1.3 Build industry competence in hazard and exposure assessment. Hazard and exposure assessment reports are required for ECSSR levels 2 and above. Currently the EPA accepts dossiers without the assessment report and requests registrants to provide the report afterwards, but the pertinent technical guidance and reference have been available in draft form only, with no further progress or update since 2016. As most industrial stakeholders were not even aware of the draft, they had no choice but to turn for support to consulting companies, despite the considerable burden and expense. The Committee urges the EPA to publish the technical guidance as soon as possible – and to take into consideration the lack of expertise among many industrial stakeholders in conducting reliable hazard and exposure assessments. To help build up this competence, we urge the EPA to offer workshops and training or counseling programs so that the goal of implementing world-class chemical source management in Taiwan can be achieved.
1.4 Align the CMR classification for 106 priority existing chemicals. The Committee is aware of cases where registrants selectively ignored the International Agency for Research on Cancer (IARC) classification for carcinogenic, mutagenic, or toxic for reproduction (CMR) substances, instead referring to other existing data in the public domain. Seeking to avoid upgrading the registration level, they deliberately adopted a less severe GHS (Globally Harmonized System) classification. Such activity will negatively impact Taiwan’s chemical management and health risk assessment program. The Committee therefore urges the EPA to enforce a consistent standard on CMR classification.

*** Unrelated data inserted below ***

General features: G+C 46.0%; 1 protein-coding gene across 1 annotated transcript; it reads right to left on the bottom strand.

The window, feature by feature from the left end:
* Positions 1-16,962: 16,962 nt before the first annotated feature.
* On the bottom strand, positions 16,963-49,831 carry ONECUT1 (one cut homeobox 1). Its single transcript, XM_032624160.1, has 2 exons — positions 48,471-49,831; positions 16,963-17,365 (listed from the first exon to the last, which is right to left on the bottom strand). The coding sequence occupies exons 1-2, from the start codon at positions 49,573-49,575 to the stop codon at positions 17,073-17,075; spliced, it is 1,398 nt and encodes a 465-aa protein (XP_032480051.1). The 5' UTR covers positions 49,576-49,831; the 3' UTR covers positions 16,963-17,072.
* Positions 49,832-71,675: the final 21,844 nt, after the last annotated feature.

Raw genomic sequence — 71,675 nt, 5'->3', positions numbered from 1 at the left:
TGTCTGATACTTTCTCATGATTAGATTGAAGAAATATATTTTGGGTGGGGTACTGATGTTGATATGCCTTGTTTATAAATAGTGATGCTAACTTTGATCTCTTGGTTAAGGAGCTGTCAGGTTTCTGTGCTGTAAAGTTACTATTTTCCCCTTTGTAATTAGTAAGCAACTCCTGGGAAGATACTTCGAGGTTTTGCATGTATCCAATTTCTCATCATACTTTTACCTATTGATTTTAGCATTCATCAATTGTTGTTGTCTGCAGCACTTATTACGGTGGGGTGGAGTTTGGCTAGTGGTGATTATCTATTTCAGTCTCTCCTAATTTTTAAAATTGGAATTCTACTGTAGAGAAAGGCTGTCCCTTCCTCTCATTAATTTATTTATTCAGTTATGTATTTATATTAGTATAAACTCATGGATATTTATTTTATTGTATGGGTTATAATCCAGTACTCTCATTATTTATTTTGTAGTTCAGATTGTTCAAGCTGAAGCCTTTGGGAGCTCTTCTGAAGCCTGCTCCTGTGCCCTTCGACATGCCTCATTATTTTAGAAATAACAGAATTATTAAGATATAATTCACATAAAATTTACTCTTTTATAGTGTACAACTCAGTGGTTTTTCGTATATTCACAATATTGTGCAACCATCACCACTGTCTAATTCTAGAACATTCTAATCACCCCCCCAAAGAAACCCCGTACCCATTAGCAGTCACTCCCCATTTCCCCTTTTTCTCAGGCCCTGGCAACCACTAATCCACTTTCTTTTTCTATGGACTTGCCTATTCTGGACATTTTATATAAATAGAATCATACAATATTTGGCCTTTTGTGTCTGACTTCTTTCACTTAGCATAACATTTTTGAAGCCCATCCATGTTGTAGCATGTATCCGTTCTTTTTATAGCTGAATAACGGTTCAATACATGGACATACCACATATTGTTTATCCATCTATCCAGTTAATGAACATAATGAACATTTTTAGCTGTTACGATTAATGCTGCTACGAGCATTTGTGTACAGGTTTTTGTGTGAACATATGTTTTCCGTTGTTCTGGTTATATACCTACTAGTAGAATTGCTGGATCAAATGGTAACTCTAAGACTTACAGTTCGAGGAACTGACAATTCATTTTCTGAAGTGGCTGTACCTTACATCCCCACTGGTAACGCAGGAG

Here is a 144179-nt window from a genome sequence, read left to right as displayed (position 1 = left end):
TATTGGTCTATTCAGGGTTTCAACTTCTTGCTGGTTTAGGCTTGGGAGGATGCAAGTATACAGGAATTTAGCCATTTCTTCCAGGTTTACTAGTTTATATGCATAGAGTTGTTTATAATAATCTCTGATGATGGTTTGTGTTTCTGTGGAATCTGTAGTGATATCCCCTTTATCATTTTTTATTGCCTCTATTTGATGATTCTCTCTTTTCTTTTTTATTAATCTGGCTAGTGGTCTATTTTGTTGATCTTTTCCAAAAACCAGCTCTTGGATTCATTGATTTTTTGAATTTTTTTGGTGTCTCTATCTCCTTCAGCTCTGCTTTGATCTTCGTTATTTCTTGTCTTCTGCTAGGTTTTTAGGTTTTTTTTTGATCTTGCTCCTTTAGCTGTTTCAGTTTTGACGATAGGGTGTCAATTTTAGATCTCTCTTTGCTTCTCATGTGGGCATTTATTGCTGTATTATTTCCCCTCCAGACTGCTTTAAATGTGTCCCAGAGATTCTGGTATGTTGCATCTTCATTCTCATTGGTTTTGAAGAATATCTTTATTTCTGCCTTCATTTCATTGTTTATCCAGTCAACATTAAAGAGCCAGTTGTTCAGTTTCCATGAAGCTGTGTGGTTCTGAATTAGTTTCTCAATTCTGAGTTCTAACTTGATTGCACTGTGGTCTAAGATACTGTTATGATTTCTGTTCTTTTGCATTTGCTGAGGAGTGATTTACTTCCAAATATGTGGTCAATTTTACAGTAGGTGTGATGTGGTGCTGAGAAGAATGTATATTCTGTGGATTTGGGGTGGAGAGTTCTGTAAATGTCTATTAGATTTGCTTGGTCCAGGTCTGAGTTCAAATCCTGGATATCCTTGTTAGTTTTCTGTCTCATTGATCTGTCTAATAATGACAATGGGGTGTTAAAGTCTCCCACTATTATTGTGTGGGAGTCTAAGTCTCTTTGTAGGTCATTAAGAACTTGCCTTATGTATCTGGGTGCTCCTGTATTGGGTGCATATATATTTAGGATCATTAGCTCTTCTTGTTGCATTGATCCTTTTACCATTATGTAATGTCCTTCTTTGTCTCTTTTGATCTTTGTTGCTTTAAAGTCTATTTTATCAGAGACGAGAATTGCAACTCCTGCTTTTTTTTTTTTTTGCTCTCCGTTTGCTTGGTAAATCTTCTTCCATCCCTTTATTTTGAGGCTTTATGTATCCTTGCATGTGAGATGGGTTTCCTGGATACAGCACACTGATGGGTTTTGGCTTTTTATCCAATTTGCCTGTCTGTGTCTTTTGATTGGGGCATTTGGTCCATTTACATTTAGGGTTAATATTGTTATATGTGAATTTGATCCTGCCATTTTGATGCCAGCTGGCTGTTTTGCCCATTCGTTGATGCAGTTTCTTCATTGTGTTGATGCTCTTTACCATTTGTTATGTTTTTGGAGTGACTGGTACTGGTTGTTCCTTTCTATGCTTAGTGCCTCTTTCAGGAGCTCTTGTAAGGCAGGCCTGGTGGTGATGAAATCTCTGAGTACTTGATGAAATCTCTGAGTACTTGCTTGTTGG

1.5 Exempt on-site isolated intermediates. The Committee urges the EPA to consider providing exemptions for on-site isolated intermediates. Other jurisdictions have regulatory frameworks specifying that on-site isolated intermediates be treated similarly to non-isolated intermediates and that they be subject to fewer data requirements and/or lower registration fees. For example, the EU’s REACH stipulates that on-site isolated intermediates are exempt from the standard registration process and from certain data requirements as long as manufacturers provide confirmation that the on-site isolated intermediate is used under controlled conditions.
Suggestion 2: Address shortcomings in the SDS, labeling, and CBI withholding processes.